Red Canary licenses MDR Cloud Control Planes by cloud resources.
How is usage calculated?
There are eight types of resources which are counted as billable resources in a cloud environment. Based on the total number of resources in your environment, billable resources are calculated using the following ratios, based on monthly averages.
Red Canary scans your environment four times per day, counting the number of each type of resource which exists at the time of the scan.
To get the monthly average for each resource type, we average the total count of that resource type across that month’s scan, and then divide appropriately to determine the overall number of billable workloads for the month. For serverless functions, for example, the monthly total would be divided by 50.
|Resource Type||Definition||Monitored : Billable Resource Ratio||AWS example||GCP example||Azure example|
|Virtual machines||A virtual machine (VM) is a compute resource that uses software instead of a physical computer to run programs and deploy apps.||1:1||EC2 instances||Compute instances||Scale Set VMs, Compute VMs|
|Container hosts||The container host is the system that runs the containerized processes, often simply called containers.||1:1||AWS VMs running containers||GCP VMs running containers||Azure VMs running containers|
|Serverless functions||A serverless function is a single-purpose, programmatic function that is hosted on managed infrastructure.||50:1||Lambda||Cloud Function||Function, Azure App Service|
|Serverless containers||Serverless containers are compute engines that run containers without requiring customers to deploy or manage the underlying container instances.||10:1||AWS EC2 Instances running containers within ECS, EKS, or underneath a Kubernetes cluster||GKE Autopilot, Cloud Run Revision||Azure Container Instances|
|Buckets||Buckets are logical containers of files and metadata about that file.||2:1||S3 Buckets||Cloud Storage Buckets||Storage Account Blobs|
|Container Registry Images||A container image within a container registry. A container image is a packaged, self-contained unit of software that contains all the necessary dependencies, libraries, and configuration files required to run a specific application within a containerized environment such as Kubernetes or Docker.||5:1||ECR container images||GCR container images||Container Registry images|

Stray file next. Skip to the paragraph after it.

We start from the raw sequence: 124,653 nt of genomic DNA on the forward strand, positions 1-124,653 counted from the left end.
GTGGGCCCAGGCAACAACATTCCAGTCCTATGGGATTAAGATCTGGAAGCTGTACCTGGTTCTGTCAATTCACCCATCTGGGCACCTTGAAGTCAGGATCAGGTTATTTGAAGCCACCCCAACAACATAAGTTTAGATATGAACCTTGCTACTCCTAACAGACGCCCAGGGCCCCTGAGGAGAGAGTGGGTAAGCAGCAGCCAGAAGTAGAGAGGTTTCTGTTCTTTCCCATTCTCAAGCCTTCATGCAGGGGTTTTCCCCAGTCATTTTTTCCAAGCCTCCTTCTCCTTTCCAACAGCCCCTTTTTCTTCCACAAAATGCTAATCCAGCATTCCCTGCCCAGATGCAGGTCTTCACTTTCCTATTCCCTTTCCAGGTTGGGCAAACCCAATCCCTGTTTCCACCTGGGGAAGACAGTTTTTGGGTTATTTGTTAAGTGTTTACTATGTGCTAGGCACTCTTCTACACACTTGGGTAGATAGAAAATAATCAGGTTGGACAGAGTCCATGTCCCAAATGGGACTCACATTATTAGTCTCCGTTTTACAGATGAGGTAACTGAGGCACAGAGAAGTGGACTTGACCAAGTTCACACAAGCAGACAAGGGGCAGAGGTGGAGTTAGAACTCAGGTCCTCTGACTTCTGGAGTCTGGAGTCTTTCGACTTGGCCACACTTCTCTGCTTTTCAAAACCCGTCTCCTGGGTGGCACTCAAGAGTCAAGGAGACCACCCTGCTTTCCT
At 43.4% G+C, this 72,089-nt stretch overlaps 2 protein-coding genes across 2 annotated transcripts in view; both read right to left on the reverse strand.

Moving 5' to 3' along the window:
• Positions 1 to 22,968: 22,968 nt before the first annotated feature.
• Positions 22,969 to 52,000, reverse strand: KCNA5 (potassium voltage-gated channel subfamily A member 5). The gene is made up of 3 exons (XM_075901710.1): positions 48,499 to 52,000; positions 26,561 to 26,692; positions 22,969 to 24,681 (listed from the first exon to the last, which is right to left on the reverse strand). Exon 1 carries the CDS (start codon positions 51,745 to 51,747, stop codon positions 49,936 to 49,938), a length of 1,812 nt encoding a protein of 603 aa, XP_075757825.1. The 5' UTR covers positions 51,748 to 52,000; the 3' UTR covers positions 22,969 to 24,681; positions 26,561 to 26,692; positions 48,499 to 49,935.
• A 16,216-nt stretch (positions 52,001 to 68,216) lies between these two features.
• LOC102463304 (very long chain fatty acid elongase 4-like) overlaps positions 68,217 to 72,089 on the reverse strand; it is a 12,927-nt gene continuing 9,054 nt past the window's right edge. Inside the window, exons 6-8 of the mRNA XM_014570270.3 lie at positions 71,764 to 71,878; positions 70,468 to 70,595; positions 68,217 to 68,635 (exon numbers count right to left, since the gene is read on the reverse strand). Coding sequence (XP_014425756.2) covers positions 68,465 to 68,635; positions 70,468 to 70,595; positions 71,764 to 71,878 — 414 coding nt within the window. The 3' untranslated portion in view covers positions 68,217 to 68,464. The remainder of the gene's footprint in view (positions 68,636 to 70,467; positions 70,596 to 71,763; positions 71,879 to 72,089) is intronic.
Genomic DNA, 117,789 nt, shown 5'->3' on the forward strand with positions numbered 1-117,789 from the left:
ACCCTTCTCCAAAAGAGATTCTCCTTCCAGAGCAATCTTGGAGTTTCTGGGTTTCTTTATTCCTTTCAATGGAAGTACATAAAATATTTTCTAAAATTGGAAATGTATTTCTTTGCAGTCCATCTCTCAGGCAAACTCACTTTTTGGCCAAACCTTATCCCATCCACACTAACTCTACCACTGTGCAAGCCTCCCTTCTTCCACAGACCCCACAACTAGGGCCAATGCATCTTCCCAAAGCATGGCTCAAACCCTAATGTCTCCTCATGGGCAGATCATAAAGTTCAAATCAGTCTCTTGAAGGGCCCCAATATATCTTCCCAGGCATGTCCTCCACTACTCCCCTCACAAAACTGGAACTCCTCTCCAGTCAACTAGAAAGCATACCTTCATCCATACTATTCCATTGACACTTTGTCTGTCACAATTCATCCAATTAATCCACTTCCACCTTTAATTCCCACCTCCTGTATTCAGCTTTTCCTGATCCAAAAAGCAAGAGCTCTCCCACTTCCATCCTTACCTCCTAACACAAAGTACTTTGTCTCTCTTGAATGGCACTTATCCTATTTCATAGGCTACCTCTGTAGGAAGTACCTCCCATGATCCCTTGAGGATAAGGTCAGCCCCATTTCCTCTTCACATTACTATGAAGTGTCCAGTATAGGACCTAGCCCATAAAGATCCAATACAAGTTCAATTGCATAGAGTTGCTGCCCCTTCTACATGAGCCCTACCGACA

|Non-OS disks||Non-OS disks (also known as non-root volumes) are additional storage resources for storing block-level data separate from the operating system and applications.||3:1||EBS volumes||VM storage disks||VM data disks|
|Databases||Databases provide scalable and highly available storage solutions that allow for efficient retrieval and manipulation of information.||1:1||AWS Aurora, DynamoDB, RDS||GCP Cloud SQL||Azure SQL|
How are highly ephemeral environments measured in terms of billable workloads?
Red Canary scans your environment four times per day, taking a snapshot of the resources observed at the time of the scan. As one example, the longer an ephemeral VM exists, the more likely it is to be captured (and vice versa). If your environment has 5,000 persistent VMs and you spin up (and tear down) 5,000 ephemeral VMs, then the average number of VMs that Red Canary detects will be between 5,000 and 10,000. If each ephemeral VM exists for only 5 minutes per day, then the monthly average will be very close to 5,000; if each ephemeral VM exists for 23 hours per day, then the monthly average will be very close to 10,000.
Viewing recent license usage
The count of cloud resources is recorded on a monthly basis and is reported in the Red Canary portal.
- From the Red Canary homepage, click your user icon, and then click License Usage.
- Review your monthly usage.
- To download a CSV of your Cloud Resource license usage, click Download.
What happens if I exceed my license amount?
When you exceed your license amount, Red Canary continues processing data received from all your accounts. We do not want an increase in usage to harm your security.
Red Canary then reviews your usage every three months and trues everything up at that time. If you had an overage, we calculate that overage and you can either increase your license amount (prorated for the remainder of your contract) or you can pay a one time overage fee. Increasing your license count is a good way to take advantage of volume discounts when available.
What if something doesn’t add up or seem right?
Sometimes you encounter an edge case: your engineering team launches a new application in AWS at the end of the month, and the numbers just don't look right. To make it easier to identify those oddities, the download links let you obtain the data that you need to run these to ground.
If something still doesn't look right, let us know and we'll get to the bottom of it.